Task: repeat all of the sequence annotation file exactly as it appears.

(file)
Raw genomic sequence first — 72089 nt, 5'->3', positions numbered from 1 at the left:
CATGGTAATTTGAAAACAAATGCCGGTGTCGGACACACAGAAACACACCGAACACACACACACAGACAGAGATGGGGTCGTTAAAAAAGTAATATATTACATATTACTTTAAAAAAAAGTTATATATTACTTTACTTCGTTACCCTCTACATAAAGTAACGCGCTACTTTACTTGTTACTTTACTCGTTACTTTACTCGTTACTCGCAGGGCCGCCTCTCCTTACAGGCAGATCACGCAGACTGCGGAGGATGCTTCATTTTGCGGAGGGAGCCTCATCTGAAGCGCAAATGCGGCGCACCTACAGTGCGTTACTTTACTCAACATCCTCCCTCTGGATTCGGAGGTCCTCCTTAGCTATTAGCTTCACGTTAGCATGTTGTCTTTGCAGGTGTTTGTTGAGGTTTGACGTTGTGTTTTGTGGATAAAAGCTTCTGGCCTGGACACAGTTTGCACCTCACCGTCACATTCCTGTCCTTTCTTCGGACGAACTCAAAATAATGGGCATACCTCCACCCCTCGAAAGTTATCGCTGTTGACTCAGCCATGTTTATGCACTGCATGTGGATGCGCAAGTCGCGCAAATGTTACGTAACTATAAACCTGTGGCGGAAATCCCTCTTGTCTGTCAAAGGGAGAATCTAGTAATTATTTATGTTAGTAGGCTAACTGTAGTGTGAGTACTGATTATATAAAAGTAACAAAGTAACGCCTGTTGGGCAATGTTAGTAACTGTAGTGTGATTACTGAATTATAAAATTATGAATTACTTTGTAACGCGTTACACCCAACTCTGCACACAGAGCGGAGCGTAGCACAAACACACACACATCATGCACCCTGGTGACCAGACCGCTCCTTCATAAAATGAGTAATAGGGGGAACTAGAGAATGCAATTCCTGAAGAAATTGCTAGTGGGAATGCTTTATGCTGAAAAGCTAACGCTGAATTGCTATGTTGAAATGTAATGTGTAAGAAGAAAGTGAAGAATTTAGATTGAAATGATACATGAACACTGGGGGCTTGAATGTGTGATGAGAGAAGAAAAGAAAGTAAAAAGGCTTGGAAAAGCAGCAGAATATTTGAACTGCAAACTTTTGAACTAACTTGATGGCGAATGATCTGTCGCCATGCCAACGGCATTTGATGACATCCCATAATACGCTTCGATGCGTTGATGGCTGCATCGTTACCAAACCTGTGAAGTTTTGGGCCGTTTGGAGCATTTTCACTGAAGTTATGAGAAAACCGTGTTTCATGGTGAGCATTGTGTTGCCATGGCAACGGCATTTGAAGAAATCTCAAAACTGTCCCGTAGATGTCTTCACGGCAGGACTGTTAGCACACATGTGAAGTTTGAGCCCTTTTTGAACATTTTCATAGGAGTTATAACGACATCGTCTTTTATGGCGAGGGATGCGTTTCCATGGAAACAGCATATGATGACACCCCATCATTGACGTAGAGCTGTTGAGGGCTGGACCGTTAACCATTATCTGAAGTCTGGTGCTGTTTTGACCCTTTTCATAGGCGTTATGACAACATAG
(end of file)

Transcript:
Raw genomic sequence first — 72089 nt, 5'->3', positions numbered from 1 at the left:
CATGGTAATTTGAAAACAAATGCCGGTGTCGGACACACAGAAACACACCGAACACACACACACAGACAGAGATGGGGTCGTTAAAAAAGTAATATATTACATATTACTTTAAAAAAAAGTTATATATTACTTTACTTCGTTACCCTCTACATAAAGTAACGCGCTACTTTACTTGTTACTTTACTCGTTACTTTACTCGTTACTCGCAGGGCCGCCTCTCCTTACAGGCAGATCACGCAGACTGCGGAGGATGCTTCATTTTGCGGAGGGAGCCTCATCTGAAGCGCAAATGCGGCGCACCTACAGTGCGTTACTTTACTCAACATCCTCCCTCTGGATTCGGAGGTCCTCCTTAGCTATTAGCTTCACGTTAGCATGTTGTCTTTGCAGGTGTTTGTTGAGGTTTGACGTTGTGTTTTGTGGATAAAAGCTTCTGGCCTGGACACAGTTTGCACCTCACCGTCACATTCCTGTCCTTTCTTCGGACGAACTCAAAATAATGGGCATACCTCCACCCCTCGAAAGTTATCGCTGTTGACTCAGCCATGTTTATGCACTGCATGTGGATGCGCAAGTCGCGCAAATGTTACGTAACTATAAACCTGTGGCGGAAATCCCTCTTGTCTGTCAAAGGGAGAATCTAGTAATTATTTATGTTAGTAGGCTAACTGTAGTGTGAGTACTGATTATATAAAAGTAACAAAGTAACGCCTGTTGGGCAATGTTAGTAACTGTAGTGTGATTACTGAATTATAAAATTATGAATTACTTTGTAACGCGTTACACCCAACTCTGCACACAGAGCGGAGCGTAGCACAAACACACACACATCATGCACCCTGGTGACCAGACCGCTCCTTCATAAAATGAGTAATAGGGGGAACTAGAGAATGCAATTCCTGAAGAAATTGCTAGTGGGAATGCTTTATGCTGAAAAGCTAACGCTGAATTGCTATGTTGAAATGTAATGTGTAAGAAGAAAGTGAAGAATTTAGATTGAAATGATACATGAACACTGGGGGCTTGAATGTGTGATGAGAGAAGAAAAGAAAGTAAAAAGGCTTGGAAAAGCAGCAGAATATTTGAACTGCAAACTTTTGAACTAACTTGATGGCGAATGATCTGTCGCCATGCCAACGGCATTTGATGACATCCCATAATACGCTTCGATGCGTTGATGGCTGCATCGTTACCAAACCTGTGAAGTTTTGGGCCGTTTGGAGCATTTTCACTGAAGTTATGAGAAAACCGTGTTTCATGGTGAGCATTGTGTTGCCATGGCAACGGCATTTGAAGAAATCTCAAAACTGTCCCGTAGATGTCTTCACGGCAGGACTGTTAGCACACATGTGAAGTTTGAGCCCTTTTTGAACATTTTCATAGGAGTTATAACGACATCGTCTTTTATGGCGAGGGATGCGTTTCCATGGAAACAGCATATGATGACACCCCATCATTGACGTAGAGCTGTTGAGGGCTGGACCGTTAACCATTATCTGAAGTCTGGTGCTGTTTTGACCCTTTTCATAGGCGTTATGACAACATAG